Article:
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Opinions of Wednesday, 20 January 2010

Columnist: Acheampong, Steve Y.

Loving your enemies or playing tribal politics with Quashiga’s death – A Rejoinder

Steve Acheampong, Ph.D.

Articles like the one by Mr. Amengo on Ghanaweb on January 16, 2010 make me wonder whether we as a people (Ghanaians) are using the internet to find ways of confronting our common enemies of poverty, hunger, shelter, transportation, water, etc., that can move the country forward or just to exhibit our writing skills and enhance our parochial tribal and political interests? I find it very sad when I read articles by so-called learned Ewes and Asantes insulting each other and calling supporters of the National Patriotic Party (NPP) and the National Democratic Congress (NDC) names as “stupid Asante thieves” and “foolish Ewe thieves” as if the two parties are made up of people from only the two regions or the two are the only tribes in Ghana. These same people shamelessly do not have any problems having amorous relations with members of the opposite sex from the same tribes they have been castigating and denigrating on the web. How sincere are we? Please note that your political opponent is not your enemy by any stretch of imagination and let us learn to accommodate each other irrespective of our tribes. Some of us come from families with members from both parties but we do not allow our politics to interfere with our family issues.

It is very sad how some people can put a negative spin on any action by their perceived enemies. If Mr. Amenyo’s intent was to initiate a discussion on tribal politics as the latter part of his article seems to suggest, then he failed to initiate it in a positive manner by the first part of his write up. I find the opening statement of his article “When known and notorious haters of Ewes are suddenly trying to outdo each other in the effusiveness of their praise songs for a fallen Ewe, ….. “ as very sad and uncalled for. Who are the known and notorious haters that Mr. Amenyo is referring to? It would have been better if Mr. Amenyo had been fair to himself and readers to have mentioned the names or groups he referred to as “known and notorious haters”. After indicting a group of people, it is quite disingenuous on his part to later state inter alia that “My defence of my tribe will never be predicated on a supposition that my tribe is better than someone else’s tribe. That is why I will never use Kufuor’s ineptitude and inordinate greed to castigate all Asantes.” That is double talk.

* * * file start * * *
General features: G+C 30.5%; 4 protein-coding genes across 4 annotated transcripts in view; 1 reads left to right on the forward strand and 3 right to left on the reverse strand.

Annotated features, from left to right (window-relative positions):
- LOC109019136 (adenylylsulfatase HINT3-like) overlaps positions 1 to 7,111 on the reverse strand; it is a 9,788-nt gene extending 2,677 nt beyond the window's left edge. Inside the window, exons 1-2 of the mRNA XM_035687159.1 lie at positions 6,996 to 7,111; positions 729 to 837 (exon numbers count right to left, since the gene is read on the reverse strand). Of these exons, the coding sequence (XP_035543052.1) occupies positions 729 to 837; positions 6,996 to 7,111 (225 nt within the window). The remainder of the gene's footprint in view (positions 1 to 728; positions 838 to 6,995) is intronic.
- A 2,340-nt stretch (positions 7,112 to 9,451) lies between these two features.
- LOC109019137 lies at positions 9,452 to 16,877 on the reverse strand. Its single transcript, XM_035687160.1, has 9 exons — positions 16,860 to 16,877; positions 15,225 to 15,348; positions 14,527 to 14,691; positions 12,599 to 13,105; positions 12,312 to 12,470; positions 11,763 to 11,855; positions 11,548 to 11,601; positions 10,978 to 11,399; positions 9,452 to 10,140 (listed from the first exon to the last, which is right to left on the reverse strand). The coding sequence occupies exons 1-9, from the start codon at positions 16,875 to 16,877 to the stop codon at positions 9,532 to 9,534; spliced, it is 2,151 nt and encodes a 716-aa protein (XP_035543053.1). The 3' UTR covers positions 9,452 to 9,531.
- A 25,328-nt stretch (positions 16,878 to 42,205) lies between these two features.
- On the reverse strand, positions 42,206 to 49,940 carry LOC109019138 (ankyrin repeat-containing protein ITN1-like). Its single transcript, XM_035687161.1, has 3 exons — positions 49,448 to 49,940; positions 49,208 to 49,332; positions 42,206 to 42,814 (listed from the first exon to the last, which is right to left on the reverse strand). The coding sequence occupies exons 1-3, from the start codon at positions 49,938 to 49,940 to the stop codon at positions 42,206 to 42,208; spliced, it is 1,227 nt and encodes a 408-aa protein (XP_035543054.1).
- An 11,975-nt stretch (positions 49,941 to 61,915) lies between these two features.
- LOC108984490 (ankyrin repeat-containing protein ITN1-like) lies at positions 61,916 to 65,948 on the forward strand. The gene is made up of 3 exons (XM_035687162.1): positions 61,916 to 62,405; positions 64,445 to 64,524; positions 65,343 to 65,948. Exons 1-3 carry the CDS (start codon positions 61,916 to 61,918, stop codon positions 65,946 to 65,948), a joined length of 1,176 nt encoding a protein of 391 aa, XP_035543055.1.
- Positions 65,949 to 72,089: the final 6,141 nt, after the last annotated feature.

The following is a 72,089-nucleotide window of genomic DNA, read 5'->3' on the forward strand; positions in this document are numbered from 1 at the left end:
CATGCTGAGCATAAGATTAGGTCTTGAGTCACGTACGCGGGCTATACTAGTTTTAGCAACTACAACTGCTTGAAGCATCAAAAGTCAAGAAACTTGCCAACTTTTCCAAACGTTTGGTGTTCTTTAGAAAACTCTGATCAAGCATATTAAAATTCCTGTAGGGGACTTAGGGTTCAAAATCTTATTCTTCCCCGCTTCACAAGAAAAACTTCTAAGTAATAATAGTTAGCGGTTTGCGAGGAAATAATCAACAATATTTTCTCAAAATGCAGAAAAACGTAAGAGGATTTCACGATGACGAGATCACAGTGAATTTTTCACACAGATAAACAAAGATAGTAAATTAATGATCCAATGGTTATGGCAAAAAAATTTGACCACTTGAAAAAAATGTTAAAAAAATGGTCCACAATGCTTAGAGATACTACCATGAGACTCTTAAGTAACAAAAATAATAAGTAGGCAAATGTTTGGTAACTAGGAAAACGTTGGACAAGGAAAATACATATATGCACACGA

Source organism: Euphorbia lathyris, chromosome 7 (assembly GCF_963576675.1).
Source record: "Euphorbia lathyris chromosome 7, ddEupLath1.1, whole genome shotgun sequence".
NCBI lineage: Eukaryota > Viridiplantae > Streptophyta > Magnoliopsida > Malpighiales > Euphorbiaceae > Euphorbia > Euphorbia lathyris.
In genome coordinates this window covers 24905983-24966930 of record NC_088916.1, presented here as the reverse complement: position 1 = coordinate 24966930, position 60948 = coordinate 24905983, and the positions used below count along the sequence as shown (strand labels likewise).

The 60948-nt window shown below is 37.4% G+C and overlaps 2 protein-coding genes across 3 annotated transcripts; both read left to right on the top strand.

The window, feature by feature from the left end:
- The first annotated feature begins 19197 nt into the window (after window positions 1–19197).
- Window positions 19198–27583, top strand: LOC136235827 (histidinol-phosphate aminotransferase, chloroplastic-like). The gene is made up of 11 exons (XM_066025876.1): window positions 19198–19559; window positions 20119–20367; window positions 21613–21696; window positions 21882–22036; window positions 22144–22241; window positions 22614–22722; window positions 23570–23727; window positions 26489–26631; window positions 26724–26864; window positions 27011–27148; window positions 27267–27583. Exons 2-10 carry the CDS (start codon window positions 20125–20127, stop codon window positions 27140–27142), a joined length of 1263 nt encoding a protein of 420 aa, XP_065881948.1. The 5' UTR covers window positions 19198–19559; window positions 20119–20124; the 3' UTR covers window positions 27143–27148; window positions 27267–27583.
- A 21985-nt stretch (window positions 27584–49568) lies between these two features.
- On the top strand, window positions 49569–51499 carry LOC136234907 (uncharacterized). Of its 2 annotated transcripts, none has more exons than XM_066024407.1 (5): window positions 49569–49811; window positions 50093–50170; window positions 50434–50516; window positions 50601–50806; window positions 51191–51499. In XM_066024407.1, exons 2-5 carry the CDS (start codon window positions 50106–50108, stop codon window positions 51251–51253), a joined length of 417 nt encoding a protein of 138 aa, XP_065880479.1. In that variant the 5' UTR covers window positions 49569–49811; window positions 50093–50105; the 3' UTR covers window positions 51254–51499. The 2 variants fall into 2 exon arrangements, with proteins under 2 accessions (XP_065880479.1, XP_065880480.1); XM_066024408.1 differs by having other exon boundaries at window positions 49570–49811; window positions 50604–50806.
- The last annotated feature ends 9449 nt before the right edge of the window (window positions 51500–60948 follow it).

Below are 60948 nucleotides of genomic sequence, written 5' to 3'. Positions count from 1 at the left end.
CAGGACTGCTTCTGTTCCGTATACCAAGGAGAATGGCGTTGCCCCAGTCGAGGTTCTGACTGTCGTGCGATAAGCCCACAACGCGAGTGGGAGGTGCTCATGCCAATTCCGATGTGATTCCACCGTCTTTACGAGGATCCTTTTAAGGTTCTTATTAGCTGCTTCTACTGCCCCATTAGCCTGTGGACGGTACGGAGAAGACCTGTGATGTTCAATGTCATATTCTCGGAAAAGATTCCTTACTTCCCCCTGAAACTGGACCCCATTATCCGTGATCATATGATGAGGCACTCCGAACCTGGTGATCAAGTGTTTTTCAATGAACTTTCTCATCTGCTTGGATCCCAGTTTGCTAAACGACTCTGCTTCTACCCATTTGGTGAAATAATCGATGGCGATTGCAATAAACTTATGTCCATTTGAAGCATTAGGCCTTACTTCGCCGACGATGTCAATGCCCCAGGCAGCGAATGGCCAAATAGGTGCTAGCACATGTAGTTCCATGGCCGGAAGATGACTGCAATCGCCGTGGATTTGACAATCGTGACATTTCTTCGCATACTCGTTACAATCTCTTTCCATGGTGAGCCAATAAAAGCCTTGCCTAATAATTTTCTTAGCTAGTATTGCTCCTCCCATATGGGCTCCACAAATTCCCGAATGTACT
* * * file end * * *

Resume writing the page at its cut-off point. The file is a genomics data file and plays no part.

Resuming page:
Mr. Amenyo goes on to state that he wants the tribute payers to love him too …. In the same way he too will love them. I find it interesting that by implication, Mr. Amenyo wants the people to show love to him before he reciprocates. Why can’t he take the initiative to love or is it the prerogative of the other people to show love first? Nobody has the responsibility to show love to another person first. You do it when the opportunity comes your way. He did not state that he had shown love to the people and they had scorned him. Again Mr. Amenyo goes on and asks some questions which are just hypothetical at best. Why don’t we deal with what is really happening now and take something positive out of it instead of asking such hypothetical questions as “will the same people praise an Asante or Akim high profile NPP functionary who does a reverse Quashiga and leaves his party for NDC?” Yes people may mourn the dead for different reasons but there is no need for Mr. Amenyo to doubt the sincerity of the mourners in any way. Sometimes our own insincerity and perceptions cause us to second-guess others, and this appears to be Mr. Amengo’s problem. Otherwise I do not find the need for his statement “oftentimes, what remains unsaid reveals more than what has actually been said. Unless you are unable to read between the lines and put things in their proper context, you ……” Unless Mr. Amenyo is a psychic who can read the minds of the people and know what was unsaid, then I believe he has his own perceptions about the tribute makers hence, that statement.

Mr. Baah Wiredu did not cross carpet as Major Quashiga did; however, when he died, no less an Ewe in the person of former President Rawlings is alleged to have stated in a tribute to him that he (Baah Wiredu) was a fine man and the only honest one among them (NPP). That is how former President Rawlings saw him and there was no need to doubt his sincerity unless Mr. Amenyo wants us to believe (as quoted in his own words) that it was an “incipient attempt to praise one man in order to spite the rest of his tribesmen” enquote?

If Mr. Amenyo claims that he cannot talk for a whole tribe, then what makes him believe that those whose tributes he quoted were talking for their respective tribes or groups? We are all striving for the best for our country, Ghana, and we need the unity and oneness in our approach to achieve that goal. If the perceived known and notorious Ewe haters are mourning an Ewe, Major Courage Quashiga (rtd.), let us see it as political and tribal maturity and find out ways we can improve our relationships in party building across tribal and ethnic lines to fight the common enemies of poverty, shelter and others, instead of seeing it as a negative political and tribal gimmick. Let us see the glass as half full instead of always seeing it as half empty.

Steve Acheampong, Ph.D. (jawara@cox.net)